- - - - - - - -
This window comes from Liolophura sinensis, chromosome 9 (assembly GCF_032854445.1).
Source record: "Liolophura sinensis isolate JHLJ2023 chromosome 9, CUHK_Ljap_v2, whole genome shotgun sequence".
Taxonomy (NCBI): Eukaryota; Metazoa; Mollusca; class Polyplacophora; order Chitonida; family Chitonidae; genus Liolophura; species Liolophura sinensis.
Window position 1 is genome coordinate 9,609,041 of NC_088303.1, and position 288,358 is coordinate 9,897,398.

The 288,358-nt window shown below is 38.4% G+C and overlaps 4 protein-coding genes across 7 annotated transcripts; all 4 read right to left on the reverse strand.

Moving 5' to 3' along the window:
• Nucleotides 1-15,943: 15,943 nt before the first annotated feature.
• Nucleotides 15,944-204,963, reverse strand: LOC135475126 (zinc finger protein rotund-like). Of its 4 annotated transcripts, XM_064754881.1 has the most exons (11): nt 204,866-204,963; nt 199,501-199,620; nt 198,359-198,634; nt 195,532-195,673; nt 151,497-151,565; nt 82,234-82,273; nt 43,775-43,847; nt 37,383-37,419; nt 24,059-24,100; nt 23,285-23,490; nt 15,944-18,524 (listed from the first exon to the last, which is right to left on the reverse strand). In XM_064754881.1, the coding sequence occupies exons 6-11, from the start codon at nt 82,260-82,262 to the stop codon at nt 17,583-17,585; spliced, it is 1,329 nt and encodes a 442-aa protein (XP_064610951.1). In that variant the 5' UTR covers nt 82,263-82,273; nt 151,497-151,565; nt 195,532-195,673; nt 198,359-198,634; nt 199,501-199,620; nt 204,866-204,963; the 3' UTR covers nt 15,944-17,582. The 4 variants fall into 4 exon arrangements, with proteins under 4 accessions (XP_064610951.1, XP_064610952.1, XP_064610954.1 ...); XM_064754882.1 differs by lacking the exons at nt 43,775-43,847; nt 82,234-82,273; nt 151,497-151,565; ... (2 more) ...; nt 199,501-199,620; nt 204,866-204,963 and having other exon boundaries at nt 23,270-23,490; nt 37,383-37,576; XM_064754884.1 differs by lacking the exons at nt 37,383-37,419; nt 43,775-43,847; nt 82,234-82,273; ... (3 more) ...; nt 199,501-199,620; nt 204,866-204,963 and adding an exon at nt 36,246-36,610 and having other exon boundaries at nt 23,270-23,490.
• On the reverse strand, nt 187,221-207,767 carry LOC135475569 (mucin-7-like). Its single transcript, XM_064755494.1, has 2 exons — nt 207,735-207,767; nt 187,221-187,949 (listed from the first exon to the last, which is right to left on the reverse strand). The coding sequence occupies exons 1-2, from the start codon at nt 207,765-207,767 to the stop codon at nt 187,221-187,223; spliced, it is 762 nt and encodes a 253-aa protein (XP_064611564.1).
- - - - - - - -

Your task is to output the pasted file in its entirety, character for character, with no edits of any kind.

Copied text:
This window comes from Liolophura sinensis, chromosome 9 (assembly GCF_032854445.1).
Source record: "Liolophura sinensis isolate JHLJ2023 chromosome 9, CUHK_Ljap_v2, whole genome shotgun sequence".
Taxonomy (NCBI): Eukaryota; Metazoa; Mollusca; class Polyplacophora; order Chitonida; family Chitonidae; genus Liolophura; species Liolophura sinensis.
Window position 1 is genome coordinate 9,609,041 of NC_088303.1, and position 288,358 is coordinate 9,897,398.

The 288,358-nt window shown below is 38.4% G+C and overlaps 4 protein-coding genes across 7 annotated transcripts; all 4 read right to left on the reverse strand.

Moving 5' to 3' along the window:
• Nucleotides 1-15,943: 15,943 nt before the first annotated feature.
• Nucleotides 15,944-204,963, reverse strand: LOC135475126 (zinc finger protein rotund-like). Of its 4 annotated transcripts, XM_064754881.1 has the most exons (11): nt 204,866-204,963; nt 199,501-199,620; nt 198,359-198,634; nt 195,532-195,673; nt 151,497-151,565; nt 82,234-82,273; nt 43,775-43,847; nt 37,383-37,419; nt 24,059-24,100; nt 23,285-23,490; nt 15,944-18,524 (listed from the first exon to the last, which is right to left on the reverse strand). In XM_064754881.1, the coding sequence occupies exons 6-11, from the start codon at nt 82,260-82,262 to the stop codon at nt 17,583-17,585; spliced, it is 1,329 nt and encodes a 442-aa protein (XP_064610951.1). In that variant the 5' UTR covers nt 82,263-82,273; nt 151,497-151,565; nt 195,532-195,673; nt 198,359-198,634; nt 199,501-199,620; nt 204,866-204,963; the 3' UTR covers nt 15,944-17,582. The 4 variants fall into 4 exon arrangements, with proteins under 4 accessions (XP_064610951.1, XP_064610952.1, XP_064610954.1 ...); XM_064754882.1 differs by lacking the exons at nt 43,775-43,847; nt 82,234-82,273; nt 151,497-151,565; ... (2 more) ...; nt 199,501-199,620; nt 204,866-204,963 and having other exon boundaries at nt 23,270-23,490; nt 37,383-37,576; XM_064754884.1 differs by lacking the exons at nt 37,383-37,419; nt 43,775-43,847; nt 82,234-82,273; ... (3 more) ...; nt 199,501-199,620; nt 204,866-204,963 and adding an exon at nt 36,246-36,610 and having other exon boundaries at nt 23,270-23,490.
• On the reverse strand, nt 187,221-207,767 carry LOC135475569 (mucin-7-like). Its single transcript, XM_064755494.1, has 2 exons — nt 207,735-207,767; nt 187,221-187,949 (listed from the first exon to the last, which is right to left on the reverse strand). The coding sequence occupies exons 1-2, from the start codon at nt 207,765-207,767 to the stop codon at nt 187,221-187,223; spliced, it is 762 nt and encodes a 253-aa protein (XP_064611564.1).